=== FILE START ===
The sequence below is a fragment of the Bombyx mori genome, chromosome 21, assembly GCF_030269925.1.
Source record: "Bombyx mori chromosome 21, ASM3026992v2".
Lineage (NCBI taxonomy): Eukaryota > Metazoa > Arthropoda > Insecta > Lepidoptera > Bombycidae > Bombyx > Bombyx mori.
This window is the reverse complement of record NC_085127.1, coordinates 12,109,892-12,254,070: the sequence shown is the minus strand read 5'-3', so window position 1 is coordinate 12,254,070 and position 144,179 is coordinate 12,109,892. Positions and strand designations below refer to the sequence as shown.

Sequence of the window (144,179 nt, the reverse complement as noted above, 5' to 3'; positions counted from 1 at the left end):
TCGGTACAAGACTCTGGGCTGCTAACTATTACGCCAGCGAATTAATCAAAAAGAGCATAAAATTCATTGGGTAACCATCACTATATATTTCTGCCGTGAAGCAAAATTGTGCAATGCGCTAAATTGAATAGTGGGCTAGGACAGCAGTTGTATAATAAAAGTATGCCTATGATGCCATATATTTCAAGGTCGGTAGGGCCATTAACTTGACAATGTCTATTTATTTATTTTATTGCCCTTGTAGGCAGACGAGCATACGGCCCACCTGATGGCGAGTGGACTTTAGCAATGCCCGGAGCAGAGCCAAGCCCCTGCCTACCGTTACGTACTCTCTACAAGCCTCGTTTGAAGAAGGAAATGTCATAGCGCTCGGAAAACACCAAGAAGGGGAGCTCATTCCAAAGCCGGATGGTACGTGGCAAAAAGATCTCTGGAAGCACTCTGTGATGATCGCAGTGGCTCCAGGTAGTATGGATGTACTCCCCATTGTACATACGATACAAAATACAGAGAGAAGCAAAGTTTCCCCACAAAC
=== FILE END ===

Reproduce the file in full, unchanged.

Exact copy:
The sequence below is a fragment of the Bombyx mori genome, chromosome 21, assembly GCF_030269925.1.
Source record: "Bombyx mori chromosome 21, ASM3026992v2".
Lineage (NCBI taxonomy): Eukaryota > Metazoa > Arthropoda > Insecta > Lepidoptera > Bombycidae > Bombyx > Bombyx mori.
This window is the reverse complement of record NC_085127.1, coordinates 12,109,892-12,254,070: the sequence shown is the minus strand read 5'-3', so window position 1 is coordinate 12,254,070 and position 144,179 is coordinate 12,109,892. Positions and strand designations below refer to the sequence as shown.

Sequence of the window (144,179 nt, the reverse complement as noted above, 5' to 3'; positions counted from 1 at the left end):
TCGGTACAAGACTCTGGGCTGCTAACTATTACGCCAGCGAATTAATCAAAAAGAGCATAAAATTCATTGGGTAACCATCACTATATATTTCTGCCGTGAAGCAAAATTGTGCAATGCGCTAAATTGAATAGTGGGCTAGGACAGCAGTTGTATAATAAAAGTATGCCTATGATGCCATATATTTCAAGGTCGGTAGGGCCATTAACTTGACAATGTCTATTTATTTATTTTATTGCCCTTGTAGGCAGACGAGCATACGGCCCACCTGATGGCGAGTGGACTTTAGCAATGCCCGGAGCAGAGCCAAGCCCCTGCCTACCGTTACGTACTCTCTACAAGCCTCGTTTGAAGAAGGAAATGTCATAGCGCTCGGAAAACACCAAGAAGGGGAGCTCATTCCAAAGCCGGATGGTACGTGGCAAAAAGATCTCTGGAAGCACTCTGTGATGATCGCAGTGGCTCCAGGTAGTATGGATGTACTCCCCATTGTACATACGATACAAAATACAGAGAGAAGCAAAGTTTCCCCACAAAC